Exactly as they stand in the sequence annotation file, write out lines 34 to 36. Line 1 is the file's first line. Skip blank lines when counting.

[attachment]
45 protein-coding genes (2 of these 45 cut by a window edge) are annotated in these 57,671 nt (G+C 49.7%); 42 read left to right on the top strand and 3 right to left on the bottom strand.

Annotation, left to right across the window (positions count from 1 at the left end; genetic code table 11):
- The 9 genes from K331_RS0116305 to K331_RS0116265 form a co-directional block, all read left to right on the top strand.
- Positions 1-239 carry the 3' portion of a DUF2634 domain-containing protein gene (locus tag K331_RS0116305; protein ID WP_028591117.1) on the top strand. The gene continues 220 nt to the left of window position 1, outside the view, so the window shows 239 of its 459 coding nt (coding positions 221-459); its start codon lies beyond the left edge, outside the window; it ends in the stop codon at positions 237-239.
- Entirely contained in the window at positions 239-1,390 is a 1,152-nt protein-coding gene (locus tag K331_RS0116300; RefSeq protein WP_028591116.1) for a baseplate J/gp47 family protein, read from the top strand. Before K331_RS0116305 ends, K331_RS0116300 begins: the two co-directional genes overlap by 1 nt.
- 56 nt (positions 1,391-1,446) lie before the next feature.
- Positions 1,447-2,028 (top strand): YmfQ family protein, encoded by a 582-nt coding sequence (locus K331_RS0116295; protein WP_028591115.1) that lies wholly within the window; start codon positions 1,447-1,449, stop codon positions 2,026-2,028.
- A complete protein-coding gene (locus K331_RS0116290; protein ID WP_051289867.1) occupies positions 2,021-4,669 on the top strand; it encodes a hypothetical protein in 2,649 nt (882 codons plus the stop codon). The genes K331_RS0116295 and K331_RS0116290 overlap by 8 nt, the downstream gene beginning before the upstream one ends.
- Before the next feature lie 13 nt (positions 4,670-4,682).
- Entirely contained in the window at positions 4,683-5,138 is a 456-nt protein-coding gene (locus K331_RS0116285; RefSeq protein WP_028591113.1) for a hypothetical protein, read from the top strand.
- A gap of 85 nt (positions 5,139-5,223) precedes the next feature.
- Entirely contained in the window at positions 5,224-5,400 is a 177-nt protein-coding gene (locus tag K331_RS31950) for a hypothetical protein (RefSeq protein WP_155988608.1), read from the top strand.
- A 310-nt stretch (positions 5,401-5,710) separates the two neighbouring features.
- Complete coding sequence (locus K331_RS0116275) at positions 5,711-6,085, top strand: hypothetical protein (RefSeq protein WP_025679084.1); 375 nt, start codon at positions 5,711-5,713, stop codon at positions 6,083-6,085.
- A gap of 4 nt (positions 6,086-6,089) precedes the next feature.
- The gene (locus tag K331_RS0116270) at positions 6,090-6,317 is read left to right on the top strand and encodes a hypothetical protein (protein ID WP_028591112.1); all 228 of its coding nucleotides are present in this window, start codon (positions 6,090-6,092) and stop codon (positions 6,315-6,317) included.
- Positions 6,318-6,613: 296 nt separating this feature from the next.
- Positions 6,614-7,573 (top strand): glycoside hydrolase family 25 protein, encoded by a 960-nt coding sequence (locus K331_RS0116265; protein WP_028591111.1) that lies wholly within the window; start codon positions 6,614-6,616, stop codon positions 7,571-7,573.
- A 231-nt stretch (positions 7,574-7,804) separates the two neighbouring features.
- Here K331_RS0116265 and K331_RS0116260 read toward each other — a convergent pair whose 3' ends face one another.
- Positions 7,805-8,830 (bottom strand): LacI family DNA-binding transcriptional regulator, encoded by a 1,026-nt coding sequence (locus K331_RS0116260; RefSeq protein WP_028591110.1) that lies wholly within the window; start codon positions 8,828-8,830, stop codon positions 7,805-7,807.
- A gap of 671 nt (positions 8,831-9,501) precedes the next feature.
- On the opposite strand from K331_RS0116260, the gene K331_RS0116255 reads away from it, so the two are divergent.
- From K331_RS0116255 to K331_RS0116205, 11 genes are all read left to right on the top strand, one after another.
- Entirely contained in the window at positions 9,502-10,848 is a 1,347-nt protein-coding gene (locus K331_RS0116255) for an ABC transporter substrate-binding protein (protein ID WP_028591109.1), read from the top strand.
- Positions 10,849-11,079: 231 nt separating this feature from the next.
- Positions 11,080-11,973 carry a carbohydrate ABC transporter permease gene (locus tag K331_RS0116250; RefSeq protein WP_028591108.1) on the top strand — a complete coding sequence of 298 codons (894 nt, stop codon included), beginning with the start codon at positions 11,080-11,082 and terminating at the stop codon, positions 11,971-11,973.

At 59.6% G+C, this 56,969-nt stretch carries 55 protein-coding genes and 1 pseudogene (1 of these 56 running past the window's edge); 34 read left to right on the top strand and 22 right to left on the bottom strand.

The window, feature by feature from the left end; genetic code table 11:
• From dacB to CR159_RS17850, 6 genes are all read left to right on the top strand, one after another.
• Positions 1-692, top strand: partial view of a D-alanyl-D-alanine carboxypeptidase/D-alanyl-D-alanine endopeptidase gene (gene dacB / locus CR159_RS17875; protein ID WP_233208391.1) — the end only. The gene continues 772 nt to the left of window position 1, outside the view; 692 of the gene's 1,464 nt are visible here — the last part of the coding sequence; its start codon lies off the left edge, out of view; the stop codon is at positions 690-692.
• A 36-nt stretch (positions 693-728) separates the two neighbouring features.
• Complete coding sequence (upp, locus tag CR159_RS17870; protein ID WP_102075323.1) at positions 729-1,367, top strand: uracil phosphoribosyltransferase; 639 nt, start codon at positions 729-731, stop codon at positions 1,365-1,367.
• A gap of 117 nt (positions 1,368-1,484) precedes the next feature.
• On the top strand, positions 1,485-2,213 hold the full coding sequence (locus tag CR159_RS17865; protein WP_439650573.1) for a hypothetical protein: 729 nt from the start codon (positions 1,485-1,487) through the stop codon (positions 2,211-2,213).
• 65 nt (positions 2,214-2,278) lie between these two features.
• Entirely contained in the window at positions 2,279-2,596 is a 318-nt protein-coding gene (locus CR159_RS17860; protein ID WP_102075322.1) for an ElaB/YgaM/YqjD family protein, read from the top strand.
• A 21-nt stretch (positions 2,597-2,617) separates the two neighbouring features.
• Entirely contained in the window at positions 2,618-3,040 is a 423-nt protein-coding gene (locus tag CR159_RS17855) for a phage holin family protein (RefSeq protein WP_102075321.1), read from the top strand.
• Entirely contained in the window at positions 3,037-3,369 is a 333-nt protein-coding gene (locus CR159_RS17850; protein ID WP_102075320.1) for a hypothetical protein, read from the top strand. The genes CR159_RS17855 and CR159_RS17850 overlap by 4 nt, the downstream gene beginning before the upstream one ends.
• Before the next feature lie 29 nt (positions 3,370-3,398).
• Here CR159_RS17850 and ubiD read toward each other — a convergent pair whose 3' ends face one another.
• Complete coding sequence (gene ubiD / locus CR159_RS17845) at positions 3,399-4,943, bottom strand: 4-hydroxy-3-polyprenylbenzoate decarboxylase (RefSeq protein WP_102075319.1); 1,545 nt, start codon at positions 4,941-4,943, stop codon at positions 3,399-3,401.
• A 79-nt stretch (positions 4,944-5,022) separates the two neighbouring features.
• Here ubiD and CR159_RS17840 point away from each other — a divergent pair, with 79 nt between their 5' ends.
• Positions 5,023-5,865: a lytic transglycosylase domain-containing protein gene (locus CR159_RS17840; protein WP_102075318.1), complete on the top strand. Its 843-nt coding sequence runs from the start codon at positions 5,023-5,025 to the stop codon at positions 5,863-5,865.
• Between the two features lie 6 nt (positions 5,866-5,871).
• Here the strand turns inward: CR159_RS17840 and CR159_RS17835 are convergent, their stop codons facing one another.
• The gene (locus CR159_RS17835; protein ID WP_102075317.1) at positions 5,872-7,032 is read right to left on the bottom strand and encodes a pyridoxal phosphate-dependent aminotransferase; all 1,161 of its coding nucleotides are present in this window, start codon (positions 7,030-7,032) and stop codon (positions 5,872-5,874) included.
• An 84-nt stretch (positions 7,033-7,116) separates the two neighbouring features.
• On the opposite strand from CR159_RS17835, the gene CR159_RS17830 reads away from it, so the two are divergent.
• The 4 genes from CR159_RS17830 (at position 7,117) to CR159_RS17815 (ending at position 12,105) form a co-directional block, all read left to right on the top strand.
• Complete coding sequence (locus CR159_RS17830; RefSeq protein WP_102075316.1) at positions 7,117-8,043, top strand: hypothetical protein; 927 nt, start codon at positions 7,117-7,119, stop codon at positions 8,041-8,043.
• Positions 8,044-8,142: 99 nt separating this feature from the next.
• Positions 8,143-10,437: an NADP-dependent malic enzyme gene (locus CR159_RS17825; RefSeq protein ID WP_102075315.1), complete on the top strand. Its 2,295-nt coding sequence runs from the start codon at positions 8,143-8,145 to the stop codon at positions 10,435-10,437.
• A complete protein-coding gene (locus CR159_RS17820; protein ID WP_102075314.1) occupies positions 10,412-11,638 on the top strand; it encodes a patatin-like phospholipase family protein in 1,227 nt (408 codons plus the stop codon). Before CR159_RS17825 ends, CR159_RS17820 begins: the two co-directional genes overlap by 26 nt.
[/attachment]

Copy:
• A gap of 117 nt (positions 1,368-1,484) precedes the next feature.
• On the top strand, positions 1,485-2,213 hold the full coding sequence (locus tag CR159_RS17865; protein WP_439650573.1) for a hypothetical protein: 729 nt from the start codon (positions 1,485-1,487) through the stop codon (positions 2,211-2,213).
• 65 nt (positions 2,214-2,278) lie between these two features.